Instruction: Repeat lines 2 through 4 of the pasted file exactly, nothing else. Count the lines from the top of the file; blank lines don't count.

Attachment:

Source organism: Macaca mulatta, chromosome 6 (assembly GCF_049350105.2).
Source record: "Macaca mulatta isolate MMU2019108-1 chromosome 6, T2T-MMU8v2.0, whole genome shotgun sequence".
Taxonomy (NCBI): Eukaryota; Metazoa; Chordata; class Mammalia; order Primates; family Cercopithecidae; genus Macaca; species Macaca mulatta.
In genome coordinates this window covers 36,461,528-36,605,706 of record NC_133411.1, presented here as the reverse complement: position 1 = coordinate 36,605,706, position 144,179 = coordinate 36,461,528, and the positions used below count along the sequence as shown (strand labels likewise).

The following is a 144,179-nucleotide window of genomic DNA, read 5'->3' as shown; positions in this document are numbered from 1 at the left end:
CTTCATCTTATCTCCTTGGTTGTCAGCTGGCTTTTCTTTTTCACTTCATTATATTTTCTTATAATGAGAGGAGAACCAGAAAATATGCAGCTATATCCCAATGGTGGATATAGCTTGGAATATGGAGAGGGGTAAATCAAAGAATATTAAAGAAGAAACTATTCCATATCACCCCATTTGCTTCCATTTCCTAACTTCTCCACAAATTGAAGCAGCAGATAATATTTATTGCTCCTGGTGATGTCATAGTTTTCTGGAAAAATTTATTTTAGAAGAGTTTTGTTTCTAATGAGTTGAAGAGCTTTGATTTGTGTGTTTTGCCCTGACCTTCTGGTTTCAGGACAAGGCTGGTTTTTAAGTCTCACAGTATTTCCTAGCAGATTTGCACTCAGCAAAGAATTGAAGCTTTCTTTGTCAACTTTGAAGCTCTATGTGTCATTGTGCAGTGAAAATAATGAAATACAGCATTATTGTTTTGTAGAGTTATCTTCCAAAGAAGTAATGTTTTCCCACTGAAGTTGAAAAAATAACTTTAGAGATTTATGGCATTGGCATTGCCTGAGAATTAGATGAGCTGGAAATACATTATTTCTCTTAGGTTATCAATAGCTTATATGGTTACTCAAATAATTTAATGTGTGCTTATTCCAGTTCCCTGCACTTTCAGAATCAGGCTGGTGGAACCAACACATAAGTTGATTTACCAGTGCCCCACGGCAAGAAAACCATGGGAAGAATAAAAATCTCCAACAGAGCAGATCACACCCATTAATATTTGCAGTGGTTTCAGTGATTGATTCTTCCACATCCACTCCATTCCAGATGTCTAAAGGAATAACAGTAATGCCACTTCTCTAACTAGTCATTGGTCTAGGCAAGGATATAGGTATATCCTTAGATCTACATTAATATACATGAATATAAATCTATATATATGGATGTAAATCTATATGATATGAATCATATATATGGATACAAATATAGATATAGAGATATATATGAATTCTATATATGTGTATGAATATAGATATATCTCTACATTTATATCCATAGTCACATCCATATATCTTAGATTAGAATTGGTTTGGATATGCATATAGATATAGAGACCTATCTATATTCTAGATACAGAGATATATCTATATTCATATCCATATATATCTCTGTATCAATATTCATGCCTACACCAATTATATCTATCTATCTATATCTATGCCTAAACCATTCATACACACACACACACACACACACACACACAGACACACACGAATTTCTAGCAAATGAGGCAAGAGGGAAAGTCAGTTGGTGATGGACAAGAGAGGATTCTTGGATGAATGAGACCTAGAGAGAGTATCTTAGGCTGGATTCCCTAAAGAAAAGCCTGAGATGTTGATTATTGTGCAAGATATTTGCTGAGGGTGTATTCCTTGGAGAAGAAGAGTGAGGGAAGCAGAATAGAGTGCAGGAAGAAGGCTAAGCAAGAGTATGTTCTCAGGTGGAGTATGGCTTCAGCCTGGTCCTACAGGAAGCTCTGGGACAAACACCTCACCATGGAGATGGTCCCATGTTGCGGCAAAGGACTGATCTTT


Source record: "Macaca mulatta isolate MMU2019108-1 chromosome 6, T2T-MMU8v2.0, whole genome shotgun sequence".
Taxonomy (NCBI): Eukaryota; Metazoa; Chordata; class Mammalia; order Primates; family Cercopithecidae; genus Macaca; species Macaca mulatta.
In genome coordinates this window covers 36,461,528-36,605,706 of record NC_133411.1, presented here as the reverse complement: position 1 = coordinate 36,605,706, position 144,179 = coordinate 36,461,528, and the positions used below count along the sequence as shown (strand labels likewise).